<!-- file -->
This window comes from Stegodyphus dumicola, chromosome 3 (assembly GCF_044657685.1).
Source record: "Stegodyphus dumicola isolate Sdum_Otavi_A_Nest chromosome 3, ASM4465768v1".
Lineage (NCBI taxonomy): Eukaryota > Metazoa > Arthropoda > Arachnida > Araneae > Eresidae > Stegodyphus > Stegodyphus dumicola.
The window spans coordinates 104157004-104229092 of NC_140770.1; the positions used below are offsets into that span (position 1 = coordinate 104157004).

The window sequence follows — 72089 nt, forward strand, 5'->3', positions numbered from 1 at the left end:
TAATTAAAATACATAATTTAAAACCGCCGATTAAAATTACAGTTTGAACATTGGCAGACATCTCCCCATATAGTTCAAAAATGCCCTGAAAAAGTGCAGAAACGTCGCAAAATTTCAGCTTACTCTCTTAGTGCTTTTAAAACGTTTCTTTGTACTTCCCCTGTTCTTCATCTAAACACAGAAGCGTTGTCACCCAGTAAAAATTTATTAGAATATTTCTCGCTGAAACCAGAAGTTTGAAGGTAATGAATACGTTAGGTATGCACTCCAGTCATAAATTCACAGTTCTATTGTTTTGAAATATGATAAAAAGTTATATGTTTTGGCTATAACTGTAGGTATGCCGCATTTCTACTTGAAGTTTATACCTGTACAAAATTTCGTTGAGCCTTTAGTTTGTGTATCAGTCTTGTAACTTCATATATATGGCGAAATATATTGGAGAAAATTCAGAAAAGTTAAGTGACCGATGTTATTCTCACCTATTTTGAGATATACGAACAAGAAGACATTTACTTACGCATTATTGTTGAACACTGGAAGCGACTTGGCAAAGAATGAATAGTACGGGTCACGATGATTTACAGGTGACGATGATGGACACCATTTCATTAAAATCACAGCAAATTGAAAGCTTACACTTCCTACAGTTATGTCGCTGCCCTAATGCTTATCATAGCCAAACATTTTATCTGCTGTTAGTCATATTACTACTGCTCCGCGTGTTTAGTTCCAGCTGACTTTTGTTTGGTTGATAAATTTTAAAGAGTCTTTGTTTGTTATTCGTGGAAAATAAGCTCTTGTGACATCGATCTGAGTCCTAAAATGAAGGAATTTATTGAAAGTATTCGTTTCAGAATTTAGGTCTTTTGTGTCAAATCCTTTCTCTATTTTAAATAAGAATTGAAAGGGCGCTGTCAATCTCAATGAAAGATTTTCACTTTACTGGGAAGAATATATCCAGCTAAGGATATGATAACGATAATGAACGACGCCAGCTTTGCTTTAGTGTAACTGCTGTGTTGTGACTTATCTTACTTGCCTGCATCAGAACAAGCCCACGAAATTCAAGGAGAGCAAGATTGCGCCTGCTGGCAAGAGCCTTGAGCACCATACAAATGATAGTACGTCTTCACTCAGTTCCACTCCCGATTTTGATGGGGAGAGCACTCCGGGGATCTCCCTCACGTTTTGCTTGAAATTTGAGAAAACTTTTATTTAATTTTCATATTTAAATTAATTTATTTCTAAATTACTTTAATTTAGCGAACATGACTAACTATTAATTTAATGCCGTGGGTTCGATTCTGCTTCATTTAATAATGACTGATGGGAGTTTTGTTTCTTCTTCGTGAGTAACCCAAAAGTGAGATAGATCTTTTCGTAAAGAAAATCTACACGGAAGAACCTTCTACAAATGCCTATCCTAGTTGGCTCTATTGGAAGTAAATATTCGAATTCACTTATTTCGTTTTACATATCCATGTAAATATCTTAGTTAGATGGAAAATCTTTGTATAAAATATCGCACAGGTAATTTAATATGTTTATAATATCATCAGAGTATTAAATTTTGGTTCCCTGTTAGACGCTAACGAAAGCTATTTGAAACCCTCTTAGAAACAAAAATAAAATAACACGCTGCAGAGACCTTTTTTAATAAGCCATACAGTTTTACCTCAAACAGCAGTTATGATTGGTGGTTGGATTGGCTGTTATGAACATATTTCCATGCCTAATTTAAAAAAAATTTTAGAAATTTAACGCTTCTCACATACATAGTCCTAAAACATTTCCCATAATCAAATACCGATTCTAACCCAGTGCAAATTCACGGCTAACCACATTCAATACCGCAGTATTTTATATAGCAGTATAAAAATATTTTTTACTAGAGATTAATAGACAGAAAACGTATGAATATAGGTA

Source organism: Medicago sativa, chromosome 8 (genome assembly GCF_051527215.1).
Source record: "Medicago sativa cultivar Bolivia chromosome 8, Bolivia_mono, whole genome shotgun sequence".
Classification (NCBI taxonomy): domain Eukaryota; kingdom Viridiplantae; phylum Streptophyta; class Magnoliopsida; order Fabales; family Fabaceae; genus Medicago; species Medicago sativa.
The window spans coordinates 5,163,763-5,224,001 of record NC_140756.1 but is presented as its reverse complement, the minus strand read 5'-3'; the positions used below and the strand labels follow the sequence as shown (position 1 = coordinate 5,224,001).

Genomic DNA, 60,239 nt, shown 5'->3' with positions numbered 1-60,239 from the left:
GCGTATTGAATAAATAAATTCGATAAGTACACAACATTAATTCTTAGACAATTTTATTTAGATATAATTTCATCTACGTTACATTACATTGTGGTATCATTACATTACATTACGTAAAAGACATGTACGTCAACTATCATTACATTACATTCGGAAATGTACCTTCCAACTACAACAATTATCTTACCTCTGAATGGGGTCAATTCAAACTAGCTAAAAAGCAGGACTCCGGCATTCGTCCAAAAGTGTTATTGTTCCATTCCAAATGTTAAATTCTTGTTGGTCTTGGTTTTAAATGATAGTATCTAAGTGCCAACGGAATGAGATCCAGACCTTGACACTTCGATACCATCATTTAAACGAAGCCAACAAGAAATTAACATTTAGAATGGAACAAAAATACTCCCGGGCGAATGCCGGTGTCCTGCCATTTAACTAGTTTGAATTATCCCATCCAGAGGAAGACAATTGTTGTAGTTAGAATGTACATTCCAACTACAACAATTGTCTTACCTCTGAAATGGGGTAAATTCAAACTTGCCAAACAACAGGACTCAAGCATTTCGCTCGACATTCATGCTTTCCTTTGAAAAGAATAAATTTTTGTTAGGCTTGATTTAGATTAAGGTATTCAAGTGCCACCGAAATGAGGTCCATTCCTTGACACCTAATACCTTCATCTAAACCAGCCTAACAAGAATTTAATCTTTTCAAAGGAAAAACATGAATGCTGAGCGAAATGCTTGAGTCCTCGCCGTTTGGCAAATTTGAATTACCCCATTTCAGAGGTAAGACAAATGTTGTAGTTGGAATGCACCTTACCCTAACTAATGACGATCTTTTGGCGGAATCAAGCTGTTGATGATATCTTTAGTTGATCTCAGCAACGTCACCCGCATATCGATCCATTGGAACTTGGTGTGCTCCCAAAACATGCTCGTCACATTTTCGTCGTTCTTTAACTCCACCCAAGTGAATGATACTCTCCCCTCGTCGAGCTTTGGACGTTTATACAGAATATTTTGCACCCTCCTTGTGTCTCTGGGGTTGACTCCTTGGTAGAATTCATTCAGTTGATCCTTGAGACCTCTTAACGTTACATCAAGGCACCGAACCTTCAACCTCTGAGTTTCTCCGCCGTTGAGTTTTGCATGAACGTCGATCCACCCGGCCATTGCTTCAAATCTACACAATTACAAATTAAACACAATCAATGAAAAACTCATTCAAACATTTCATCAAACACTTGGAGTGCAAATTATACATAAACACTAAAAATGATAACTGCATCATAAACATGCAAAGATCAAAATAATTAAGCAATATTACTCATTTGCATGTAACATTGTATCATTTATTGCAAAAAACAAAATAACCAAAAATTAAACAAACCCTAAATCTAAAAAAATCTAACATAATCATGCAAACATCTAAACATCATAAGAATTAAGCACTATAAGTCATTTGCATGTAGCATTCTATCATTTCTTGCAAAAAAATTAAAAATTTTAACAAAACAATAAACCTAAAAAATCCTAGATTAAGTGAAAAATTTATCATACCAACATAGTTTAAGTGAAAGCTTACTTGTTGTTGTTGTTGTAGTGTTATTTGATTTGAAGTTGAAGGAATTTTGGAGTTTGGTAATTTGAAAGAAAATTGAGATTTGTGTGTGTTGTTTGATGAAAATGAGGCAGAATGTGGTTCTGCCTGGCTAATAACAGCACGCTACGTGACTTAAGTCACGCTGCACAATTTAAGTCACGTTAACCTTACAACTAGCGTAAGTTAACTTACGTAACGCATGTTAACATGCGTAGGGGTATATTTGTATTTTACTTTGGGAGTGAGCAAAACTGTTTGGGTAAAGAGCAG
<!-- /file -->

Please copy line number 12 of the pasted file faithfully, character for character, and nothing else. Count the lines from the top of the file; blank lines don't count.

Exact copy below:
GCGTATTGAATAAATAAATTCGATAAGTACACAACATTAATTCTTAGACAATTTTATTTAGATATAATTTCATCTACGTTACATTACATTGTGGTATCATTACATTACATTACGTAAAAGACATGTACGTCAACTATCATTACATTACATTCGGAAATGTACCTTCCAACTACAACAATTATCTTACCTCTGAATGGGGTCAATTCAAACTAGCTAAAAAGCAGGACTCCGGCATTCGTCCAAAAGTGTTATTGTTCCATTCCAAATGTTAAATTCTTGTTGGTCTTGGTTTTAAATGATAGTATCTAAGTGCCAACGGAATGAGATCCAGACCTTGACACTTCGATACCATCATTTAAACGAAGCCAACAAGAAATTAACATTTAGAATGGAACAAAAATACTCCCGGGCGAATGCCGGTGTCCTGCCATTTAACTAGTTTGAATTATCCCATCCAGAGGAAGACAATTGTTGTAGTTAGAATGTACATTCCAACTACAACAATTGTCTTACCTCTGAAATGGGGTAAATTCAAACTTGCCAAACAACAGGACTCAAGCATTTCGCTCGACATTCATGCTTTCCTTTGAAAAGAATAAATTTTTGTTAGGCTTGATTTAGATTAAGGTATTCAAGTGCCACCGAAATGAGGTCCATTCCTTGACACCTAATACCTTCATCTAAACCAGCCTAACAAGAATTTAATCTTTTCAAAGGAAAAACATGAATGCTGAGCGAAATGCTTGAGTCCTCGCCGTTTGGCAAATTTGAATTACCCCATTTCAGAGGTAAGACAAATGTTGTAGTTGGAATGCACCTTACCCTAACTAATGACGATCTTTTGGCGGAATCAAGCTGTTGATGATATCTTTAGTTGATCTCAGCAACGTCACCCGCATATCGATCCATTGGAACTTGGTGTGCTCCCAAAACATGCTCGTCACATTTTCGTCGTTCTTTAACTCCACCCAAGTGAATGATACTCTCCCCTCGTCGAGCTTTGGACGTTTATACAGAATATTTTGCACCCTCCTTGTGTCTCTGGGGTTGACTCCTTGGTAGAATTCATTCAGTTGATCCTTGAGACCTCTTAACGTTACATCAAGGCACCGAACCTTCAACCTCTGAGTTTCTCCGCCGTTGAGTTTTGCATGAACGTCGATCCACCCGGCCATTGCTTCAAATCTACACAATTACAAATTAAACACAATCAATGAAAAACTCATTCAAACATTTCATCAAACACTTGGAGTGCAAATTATACATAAACACTAAAAATGATAACTGCATCATAAACATGCAAAGATCAAAATAATTAAGCAATATTACTCATTTGCATGTAACATTGTATCATTTATTGCAAAAAACAAAATAACCAAAAATTAAACAAACCCTAAATCTAAAAAAATCTAACATAATCATGCAAACATCTAAACATCATAAGAATTAAGCACTATAAGTCATTTGCATGTAGCATTCTATCATTTCTTGCAAAAAAATTAAAAATTTTAACAAAACAATAAACCTAAAAAATCCTAGATTAAGTGAAAAATTTATCATACCAACATAGTTTAAGTGAAAGCTTACTTGTTGTTGTTGTTGTAGTGTTATTTGATTTGAAGTTGAAGGAATTTTGGAGTTTGGTAATTTGAAAGAAAATTGAGATTTGTGTGTGTTGTTTGATGAAAATGAGGCAGAATGTGGTTCTGCCTGGCTAATAACAGCACGCTACGTGACTTAAGTCACGCTGCACAATTTAAGTCACGTTAACCTTACAACTAGCGTAAGTTAACTTACGTAACGCATGTTAACATGCGTAGGGGTATATTTGTATTTTACTTTGGGAGTGAGCAAAACTGTTTGGGTAAAGAGCAG